Survey on Mobile Phones and privacy

July 15, 2012 |

Jennifer Urban, Chris Jay Hoofnagle and Su Li of University of California at Berkeley have conducted a survey of Americans on their attitudes towards Mobile Phones and privacy.  It is found here.

It is a very interesting report. It confirms what many interested in privacy law have known for a long time, despite what Facebook, Google and on line providers say for most people Privacy Matters.  That the law has not caught up with providing proper privacy protections is trite.  But the inertia in trying to bridge that gap is significant and chronic.

The conclusion of the report are worth reproducing.  They are:

The overall picture we developed from responses to this survey suggests that Americans both use a wide variety of mobile phone features and services that collect a rich set of personal information, and assign a strong privacy interest to that information. This includes the younger age cohorts who are most quickly adopting smartphones and their richest features.
At the same time, the market has produced few realistic, privacy-protective alternatives to the dominant, privacy-invasive online services.    Greater transparency and consent requirements could help, but only if consumers can realistically make decisions that align more closely with their preferences for privacy than many of the value propositions available in the market today.
Under our current regulatory regime, firms can and do cram questionable demands for contact lists and other sensitive information in disclosures. This issue is exacerbated by the fact that providing meaningful, descriptive notices is genuinely difficult in most mobile environments. Firms also sometimes condition rendition of service on disproportionate demands for personal data.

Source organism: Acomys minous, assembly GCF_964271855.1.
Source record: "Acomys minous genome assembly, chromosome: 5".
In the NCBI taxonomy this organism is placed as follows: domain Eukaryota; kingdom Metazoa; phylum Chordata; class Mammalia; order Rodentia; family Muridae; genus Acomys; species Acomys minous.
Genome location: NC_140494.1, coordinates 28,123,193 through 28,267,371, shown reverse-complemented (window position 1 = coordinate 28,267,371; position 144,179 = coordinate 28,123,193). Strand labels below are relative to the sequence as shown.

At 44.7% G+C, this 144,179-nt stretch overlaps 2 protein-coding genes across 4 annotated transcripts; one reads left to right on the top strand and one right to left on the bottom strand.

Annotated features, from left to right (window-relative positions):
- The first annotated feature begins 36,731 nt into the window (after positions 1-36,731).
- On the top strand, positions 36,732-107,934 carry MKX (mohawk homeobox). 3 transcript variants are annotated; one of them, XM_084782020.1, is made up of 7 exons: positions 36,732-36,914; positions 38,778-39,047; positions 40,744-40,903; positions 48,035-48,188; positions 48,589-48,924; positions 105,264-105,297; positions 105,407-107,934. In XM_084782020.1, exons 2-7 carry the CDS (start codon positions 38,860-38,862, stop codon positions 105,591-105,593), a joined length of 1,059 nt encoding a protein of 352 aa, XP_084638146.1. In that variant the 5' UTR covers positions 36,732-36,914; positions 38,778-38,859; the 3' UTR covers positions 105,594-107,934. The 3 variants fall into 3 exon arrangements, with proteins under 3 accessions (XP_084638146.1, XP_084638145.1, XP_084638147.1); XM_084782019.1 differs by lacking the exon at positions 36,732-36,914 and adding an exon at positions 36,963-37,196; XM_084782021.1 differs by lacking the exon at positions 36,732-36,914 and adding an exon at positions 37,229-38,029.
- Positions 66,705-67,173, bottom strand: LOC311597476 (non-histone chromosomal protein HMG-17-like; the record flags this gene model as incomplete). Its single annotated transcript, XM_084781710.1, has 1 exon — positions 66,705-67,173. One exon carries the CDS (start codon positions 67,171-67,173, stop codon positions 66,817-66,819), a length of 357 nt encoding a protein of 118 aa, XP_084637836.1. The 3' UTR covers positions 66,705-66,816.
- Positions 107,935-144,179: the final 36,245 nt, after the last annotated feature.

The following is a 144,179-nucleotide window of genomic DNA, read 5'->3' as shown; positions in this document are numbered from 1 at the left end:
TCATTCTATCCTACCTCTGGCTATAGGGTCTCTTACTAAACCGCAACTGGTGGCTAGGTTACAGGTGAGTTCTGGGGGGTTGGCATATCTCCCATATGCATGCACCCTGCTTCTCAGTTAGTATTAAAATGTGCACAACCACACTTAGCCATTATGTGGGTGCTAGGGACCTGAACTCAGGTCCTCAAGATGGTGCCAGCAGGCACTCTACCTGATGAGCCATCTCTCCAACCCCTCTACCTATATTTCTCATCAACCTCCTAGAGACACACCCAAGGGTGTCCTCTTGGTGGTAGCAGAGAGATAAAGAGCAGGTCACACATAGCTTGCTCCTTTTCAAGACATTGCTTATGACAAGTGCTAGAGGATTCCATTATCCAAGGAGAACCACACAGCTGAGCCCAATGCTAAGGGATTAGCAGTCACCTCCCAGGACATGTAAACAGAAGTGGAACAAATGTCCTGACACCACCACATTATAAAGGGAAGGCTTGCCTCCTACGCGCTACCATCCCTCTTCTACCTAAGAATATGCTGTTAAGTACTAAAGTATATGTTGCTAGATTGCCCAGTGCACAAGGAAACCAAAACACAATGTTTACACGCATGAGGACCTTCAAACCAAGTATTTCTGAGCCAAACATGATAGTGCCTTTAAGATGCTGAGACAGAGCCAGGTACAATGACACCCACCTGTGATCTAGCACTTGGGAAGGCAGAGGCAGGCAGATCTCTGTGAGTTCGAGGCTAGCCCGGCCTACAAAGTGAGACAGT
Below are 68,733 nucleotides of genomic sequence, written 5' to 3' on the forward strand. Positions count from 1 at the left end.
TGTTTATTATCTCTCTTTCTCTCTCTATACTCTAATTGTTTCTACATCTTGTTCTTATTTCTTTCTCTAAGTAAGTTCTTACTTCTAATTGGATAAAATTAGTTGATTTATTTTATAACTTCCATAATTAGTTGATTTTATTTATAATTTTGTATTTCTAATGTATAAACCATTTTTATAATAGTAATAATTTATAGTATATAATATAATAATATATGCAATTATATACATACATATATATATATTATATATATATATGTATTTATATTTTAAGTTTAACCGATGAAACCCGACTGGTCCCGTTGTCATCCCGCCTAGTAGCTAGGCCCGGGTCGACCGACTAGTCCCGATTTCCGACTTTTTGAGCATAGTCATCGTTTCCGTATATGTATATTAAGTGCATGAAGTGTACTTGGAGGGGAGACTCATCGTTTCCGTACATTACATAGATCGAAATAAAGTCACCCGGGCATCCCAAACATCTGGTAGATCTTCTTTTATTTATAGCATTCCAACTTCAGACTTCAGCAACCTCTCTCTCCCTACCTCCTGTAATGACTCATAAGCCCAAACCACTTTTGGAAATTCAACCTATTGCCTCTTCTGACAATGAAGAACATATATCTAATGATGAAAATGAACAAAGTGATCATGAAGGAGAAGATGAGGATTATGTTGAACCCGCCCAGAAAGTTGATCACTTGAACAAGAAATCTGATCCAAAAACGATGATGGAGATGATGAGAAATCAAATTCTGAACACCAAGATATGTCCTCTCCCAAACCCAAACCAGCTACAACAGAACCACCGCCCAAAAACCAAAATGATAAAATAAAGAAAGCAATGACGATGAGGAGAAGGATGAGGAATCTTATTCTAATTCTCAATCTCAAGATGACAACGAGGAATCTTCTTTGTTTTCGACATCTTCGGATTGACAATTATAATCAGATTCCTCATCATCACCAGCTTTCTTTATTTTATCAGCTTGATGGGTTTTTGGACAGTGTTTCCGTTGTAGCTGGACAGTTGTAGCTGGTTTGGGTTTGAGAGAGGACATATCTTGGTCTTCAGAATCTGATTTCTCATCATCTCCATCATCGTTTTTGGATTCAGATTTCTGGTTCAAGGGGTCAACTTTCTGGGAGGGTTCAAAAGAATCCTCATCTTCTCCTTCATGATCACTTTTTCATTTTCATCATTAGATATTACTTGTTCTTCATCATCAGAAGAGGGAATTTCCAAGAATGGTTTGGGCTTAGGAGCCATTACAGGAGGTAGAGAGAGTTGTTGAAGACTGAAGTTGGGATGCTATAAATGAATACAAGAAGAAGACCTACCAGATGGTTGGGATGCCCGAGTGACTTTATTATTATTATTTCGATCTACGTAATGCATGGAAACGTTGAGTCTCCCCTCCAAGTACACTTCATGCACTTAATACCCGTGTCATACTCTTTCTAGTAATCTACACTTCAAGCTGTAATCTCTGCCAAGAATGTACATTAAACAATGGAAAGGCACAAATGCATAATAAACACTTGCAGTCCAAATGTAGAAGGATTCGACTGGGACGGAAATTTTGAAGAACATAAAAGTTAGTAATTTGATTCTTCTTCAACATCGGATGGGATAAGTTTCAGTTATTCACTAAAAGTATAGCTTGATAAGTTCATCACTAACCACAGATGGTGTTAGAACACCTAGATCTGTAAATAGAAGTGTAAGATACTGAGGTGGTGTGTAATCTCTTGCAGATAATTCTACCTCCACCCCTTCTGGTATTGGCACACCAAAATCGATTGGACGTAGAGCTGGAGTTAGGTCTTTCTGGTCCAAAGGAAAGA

The gulf between private sector information demands and consumer preferences suggest that better disclosures and choice mechanisms alone will simply preserve the status quo. More aggressive interventions are necessary to create incentives for firms to reduce collection of personal information.
Particularly where privacy tradeoffs have not been made clear, consumers need the ability to change their minds and walk away from a service. While the Federal Trade Commission has so far focused upon improving consumers’ positions ex ante, increasingly we need to consider ex post interventions, such as a right to delete information associated with an account, so that the consumer can exit whole.
Among public sector actors, there is also a gulf between user expectations and the law governing access to information about wireless phone usage. While law enforcement officials make more requests for data each year, our respondents evinced strong support for substantial limitations on the retention of wireless phone usage data. This study shows that Americans support direct limits on law enforcement activities, as well. In particular, respondents thought that some prior court oversight is necessary when police seek to search a wireless phone when arresting an individual.





Leave a Reply